Machine Learning Approaches to Automated Medical Decision Support Systems

Machine Learning Approaches to Automated Medical Decision Support Systems

Nuno Pombo (Instituto de Telecomunicações, Covilhã, Portugal), Nuno Garcia (Instituto de Telecomunicações, Covilhã, Portugal), Kouamana Bousson (University of Beira Interior, Portugal) and Virginie Felizardo (Instituto de Telecomunicações, Covilhã, Portugal)
DOI: 10.4018/978-1-5225-1759-7.ch066
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This chapter provides an overview of the Machine Learning (ML) concepts in the clinical field which data may be collected, either by Health Care Professionals (HCP) or patients. These data may include activities and medication reminders, objective measurement of physiological parameters, feedback based on observed patterns, questionnaires and scores that require computational processes that give rise to useful information capable of supporting clinical decision making. The chapter describes ML in terms of learning concepts emphasizing the following approaches: supervised, unsupervised, semi-supervised, and reinforcement learning. The principles of concept classification are explained and the mathematical concepts of several methodologies are presented, such as neural networks and support vector machine among other techniques. Finally, a case study based on a radial basis function neural network aiming at the estimation of ECG waveform is presented. The proposed method reveals its suitability to support HCP on clinical decisions and practices.
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Clinical Decision Support Systems (CDSS) are widely applied in healthcare processes, such as triage, early detection of diseases, identification of changes in health symptoms, extraction of patient data from medical records, in-patient support, evaluation of treatment, and monitoring (Pombo, Araújo, & Viana, 2014). Patients and health care professionals (HCP) should be asked to periodically interact with the system so as either to obtain health care information such as medication and clinical guidance, or to maintain their patients' medical data up-to-date. These data may include, for example activities and medication reminders, objective measurement of physiological parameters, feedback based on observed patterns, questionnaires and scores. Therefore, not only CDSS tend to be integrated into many other systems which raises several concerns related to sensor technology, hardware, software, and communications, but also patients together with HCP are sources of health care raw data. Thus, the main challenge arising from these scenarios corresponds to the management of data which are obtained, presented, and processed so as to produce useful and opportune information related to medical practices.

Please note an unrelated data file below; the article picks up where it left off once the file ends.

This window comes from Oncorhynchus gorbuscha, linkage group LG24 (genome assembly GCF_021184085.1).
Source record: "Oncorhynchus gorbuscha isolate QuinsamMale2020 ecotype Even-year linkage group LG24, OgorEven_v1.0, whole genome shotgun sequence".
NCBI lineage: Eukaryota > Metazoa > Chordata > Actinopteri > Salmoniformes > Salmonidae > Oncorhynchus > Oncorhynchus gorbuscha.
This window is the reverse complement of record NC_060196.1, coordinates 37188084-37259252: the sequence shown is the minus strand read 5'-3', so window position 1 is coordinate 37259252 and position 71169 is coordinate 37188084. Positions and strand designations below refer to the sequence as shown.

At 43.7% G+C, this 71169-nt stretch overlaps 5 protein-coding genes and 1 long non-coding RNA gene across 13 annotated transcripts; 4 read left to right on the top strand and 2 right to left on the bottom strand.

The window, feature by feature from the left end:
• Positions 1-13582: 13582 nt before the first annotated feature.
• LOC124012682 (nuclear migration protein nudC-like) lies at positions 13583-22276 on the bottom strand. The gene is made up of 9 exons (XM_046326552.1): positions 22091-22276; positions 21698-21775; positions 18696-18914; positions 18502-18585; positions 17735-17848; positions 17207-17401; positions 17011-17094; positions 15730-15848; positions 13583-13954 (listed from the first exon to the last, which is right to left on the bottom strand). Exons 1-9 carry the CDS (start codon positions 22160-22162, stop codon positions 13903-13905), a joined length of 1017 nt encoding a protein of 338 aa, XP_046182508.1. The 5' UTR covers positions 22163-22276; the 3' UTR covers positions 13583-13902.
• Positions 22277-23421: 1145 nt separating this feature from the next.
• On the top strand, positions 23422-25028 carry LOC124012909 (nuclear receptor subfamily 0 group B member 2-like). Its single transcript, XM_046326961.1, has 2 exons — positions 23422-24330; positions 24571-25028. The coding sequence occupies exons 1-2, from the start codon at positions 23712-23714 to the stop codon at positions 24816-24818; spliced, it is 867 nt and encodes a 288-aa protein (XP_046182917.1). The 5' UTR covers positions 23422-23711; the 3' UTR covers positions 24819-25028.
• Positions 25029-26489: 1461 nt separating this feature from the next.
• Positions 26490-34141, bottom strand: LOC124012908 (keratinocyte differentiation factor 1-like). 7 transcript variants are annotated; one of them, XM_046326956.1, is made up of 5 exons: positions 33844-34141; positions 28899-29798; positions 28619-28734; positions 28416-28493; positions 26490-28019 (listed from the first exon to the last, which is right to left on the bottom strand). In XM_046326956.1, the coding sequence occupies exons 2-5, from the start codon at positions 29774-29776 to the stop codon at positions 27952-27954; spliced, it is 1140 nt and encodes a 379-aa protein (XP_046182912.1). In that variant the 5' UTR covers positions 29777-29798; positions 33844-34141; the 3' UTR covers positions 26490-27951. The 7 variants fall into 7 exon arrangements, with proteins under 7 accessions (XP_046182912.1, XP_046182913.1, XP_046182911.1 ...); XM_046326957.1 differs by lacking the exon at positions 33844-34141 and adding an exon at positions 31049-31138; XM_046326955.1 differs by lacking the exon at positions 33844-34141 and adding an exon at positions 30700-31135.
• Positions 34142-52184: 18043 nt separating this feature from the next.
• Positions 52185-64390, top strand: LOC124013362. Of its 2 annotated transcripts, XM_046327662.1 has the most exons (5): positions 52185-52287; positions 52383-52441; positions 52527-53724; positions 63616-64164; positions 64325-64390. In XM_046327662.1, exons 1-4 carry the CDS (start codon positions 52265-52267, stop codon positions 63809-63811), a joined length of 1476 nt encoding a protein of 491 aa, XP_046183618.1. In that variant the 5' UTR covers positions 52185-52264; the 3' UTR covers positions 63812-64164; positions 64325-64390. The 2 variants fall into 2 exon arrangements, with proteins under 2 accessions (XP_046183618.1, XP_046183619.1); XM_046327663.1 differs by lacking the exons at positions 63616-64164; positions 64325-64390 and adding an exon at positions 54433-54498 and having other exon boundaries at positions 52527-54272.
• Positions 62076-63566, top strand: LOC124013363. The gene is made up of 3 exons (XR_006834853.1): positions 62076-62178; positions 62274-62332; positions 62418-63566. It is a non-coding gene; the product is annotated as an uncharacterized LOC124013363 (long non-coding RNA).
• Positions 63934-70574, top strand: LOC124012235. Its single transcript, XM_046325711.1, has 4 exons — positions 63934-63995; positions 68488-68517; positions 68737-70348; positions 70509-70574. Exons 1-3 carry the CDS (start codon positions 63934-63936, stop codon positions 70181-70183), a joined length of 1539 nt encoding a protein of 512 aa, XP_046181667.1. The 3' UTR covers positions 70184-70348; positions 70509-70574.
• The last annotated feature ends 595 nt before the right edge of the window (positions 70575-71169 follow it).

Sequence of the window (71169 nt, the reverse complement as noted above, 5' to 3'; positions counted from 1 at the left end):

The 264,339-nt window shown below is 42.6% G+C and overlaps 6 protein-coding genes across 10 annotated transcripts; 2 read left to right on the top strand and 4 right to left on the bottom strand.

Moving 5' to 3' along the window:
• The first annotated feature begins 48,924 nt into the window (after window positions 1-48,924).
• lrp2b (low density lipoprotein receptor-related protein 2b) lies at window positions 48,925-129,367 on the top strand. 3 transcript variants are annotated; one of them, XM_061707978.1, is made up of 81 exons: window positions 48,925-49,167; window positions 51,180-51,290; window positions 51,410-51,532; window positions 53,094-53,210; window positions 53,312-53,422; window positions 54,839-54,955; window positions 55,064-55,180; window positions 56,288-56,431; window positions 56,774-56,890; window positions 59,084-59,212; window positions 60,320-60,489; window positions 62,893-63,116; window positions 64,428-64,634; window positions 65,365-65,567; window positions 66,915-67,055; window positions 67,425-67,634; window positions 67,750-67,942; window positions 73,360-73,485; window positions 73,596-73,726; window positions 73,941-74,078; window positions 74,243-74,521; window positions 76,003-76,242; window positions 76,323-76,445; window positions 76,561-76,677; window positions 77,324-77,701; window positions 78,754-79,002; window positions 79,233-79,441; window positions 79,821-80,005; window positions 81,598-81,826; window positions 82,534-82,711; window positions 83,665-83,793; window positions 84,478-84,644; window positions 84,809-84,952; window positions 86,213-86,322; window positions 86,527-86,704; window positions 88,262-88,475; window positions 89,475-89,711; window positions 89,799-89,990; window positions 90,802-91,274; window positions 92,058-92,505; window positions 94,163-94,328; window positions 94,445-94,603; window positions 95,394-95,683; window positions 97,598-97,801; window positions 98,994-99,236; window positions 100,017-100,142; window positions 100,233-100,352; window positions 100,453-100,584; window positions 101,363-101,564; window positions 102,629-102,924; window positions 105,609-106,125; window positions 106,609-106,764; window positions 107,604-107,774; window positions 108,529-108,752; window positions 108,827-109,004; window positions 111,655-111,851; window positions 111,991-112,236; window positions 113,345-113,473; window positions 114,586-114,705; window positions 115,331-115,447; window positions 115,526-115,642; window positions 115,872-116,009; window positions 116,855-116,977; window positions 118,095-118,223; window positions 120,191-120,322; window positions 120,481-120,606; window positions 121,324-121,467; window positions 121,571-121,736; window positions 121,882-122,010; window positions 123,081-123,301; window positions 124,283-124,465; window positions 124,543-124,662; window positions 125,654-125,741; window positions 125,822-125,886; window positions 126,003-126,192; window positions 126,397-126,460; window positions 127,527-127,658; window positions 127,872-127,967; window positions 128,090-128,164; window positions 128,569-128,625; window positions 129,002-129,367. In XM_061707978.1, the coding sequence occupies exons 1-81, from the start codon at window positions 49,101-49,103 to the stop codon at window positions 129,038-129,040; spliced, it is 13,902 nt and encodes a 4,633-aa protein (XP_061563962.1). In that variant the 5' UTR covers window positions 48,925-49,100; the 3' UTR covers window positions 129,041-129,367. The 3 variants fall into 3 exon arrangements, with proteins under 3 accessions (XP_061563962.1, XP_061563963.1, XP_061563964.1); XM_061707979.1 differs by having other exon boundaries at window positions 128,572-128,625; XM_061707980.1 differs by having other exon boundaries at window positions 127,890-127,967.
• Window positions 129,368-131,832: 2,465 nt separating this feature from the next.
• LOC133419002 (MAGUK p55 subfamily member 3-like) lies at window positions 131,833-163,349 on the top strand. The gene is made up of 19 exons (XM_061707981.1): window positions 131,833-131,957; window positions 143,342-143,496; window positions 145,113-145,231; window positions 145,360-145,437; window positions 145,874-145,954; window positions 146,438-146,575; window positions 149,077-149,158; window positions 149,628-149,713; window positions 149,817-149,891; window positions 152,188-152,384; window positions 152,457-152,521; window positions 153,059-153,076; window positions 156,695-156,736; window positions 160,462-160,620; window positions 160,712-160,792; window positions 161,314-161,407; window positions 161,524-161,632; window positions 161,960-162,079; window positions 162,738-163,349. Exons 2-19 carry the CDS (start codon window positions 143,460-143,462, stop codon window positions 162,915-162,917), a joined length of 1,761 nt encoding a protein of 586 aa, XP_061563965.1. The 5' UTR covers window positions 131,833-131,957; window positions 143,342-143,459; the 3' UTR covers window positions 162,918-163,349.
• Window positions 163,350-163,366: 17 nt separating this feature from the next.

In line with this, machine learning (ML) methods may be applied into CDSS aiming to establish knowledge refinement and discovery with the purpose of giving reliable explanations and support to HCP and patients. The knowledge gained from data management can also be subsequently used for different applications ranging from medical diagnosis to early prediction of clinical conditions and diseases. Decision makers can hence make a more accurate assessment of situations based on this attained knowledge.

However, several features are desired for a ML system to be useful in solving medical tasks such as good performance, the ability to appropriately deal with missing and noisy data (uncertainty and errors in data), the transparency of diagnosis knowledge, the ability to explain decisions, and the ability of the algorithm to reduce the number of tests that are necessary to obtain reliable diagnosis (Kononenko, 2001). In addition, due to the fact that the acquisition of data from patients is often expensive, time consuming and may be cumbersome for the patients it is desirable to have decisions based on a small amount of data. Typically, a function approximation is applied to determine the appropriate subset of data that provide representative and accurate explanation ability of the entire sample. With the purpose of obtaining a function approximation, one of the following four approaches is used: supervised, semi-supervised, unsupervised learning and reinforcement learning.

  • Supervised Learning (Figueiredo, 2003): Assumes that the user knows beforehand the concepts, in other words the classes and the instances of each class, that is, an exhaustive database built on external sources is available. The knowledge is obtained through a process or training which includes a data set called the training sample which is structured according to the knowledge base supported by human experts as physicians in medical context, and databases.

  • Unsupervised Learning (Ghahramani, 2004): Assumes that the user is unaware of the classes due to the lack of information sufficiently available. Instead of supervised learning which aims at establishing a relationship between dependent and independent variables, unsupervised learning treats all variables the same way so as to determine the different classes based on diverse features observed in the collection of unlabeled data that encompass the sample set.

  • Semi-supervised Learning (Chapelle, Schlkopf, & Zien, 2010): Aims at propagating full labels to incompletely labeled data. Usually, the data set consists of a mixture of labeled data and unlabeled data. Semi-supervised learning combines the methodology of the supervised learning to process the labeled data with the unsupervised learning to compute the unlabeled data (Singh, Nowak, & Zhu, 2008).

  • Reinforcement Learning (RL) (Sutton & Barto, 1998): Is a paradigm of ML for which rewards and punishments guide the learning process. In RL there is an agent (learner) that acts autonomously and receives a scalar reward signal that is used to evaluate the consequences of its actions.

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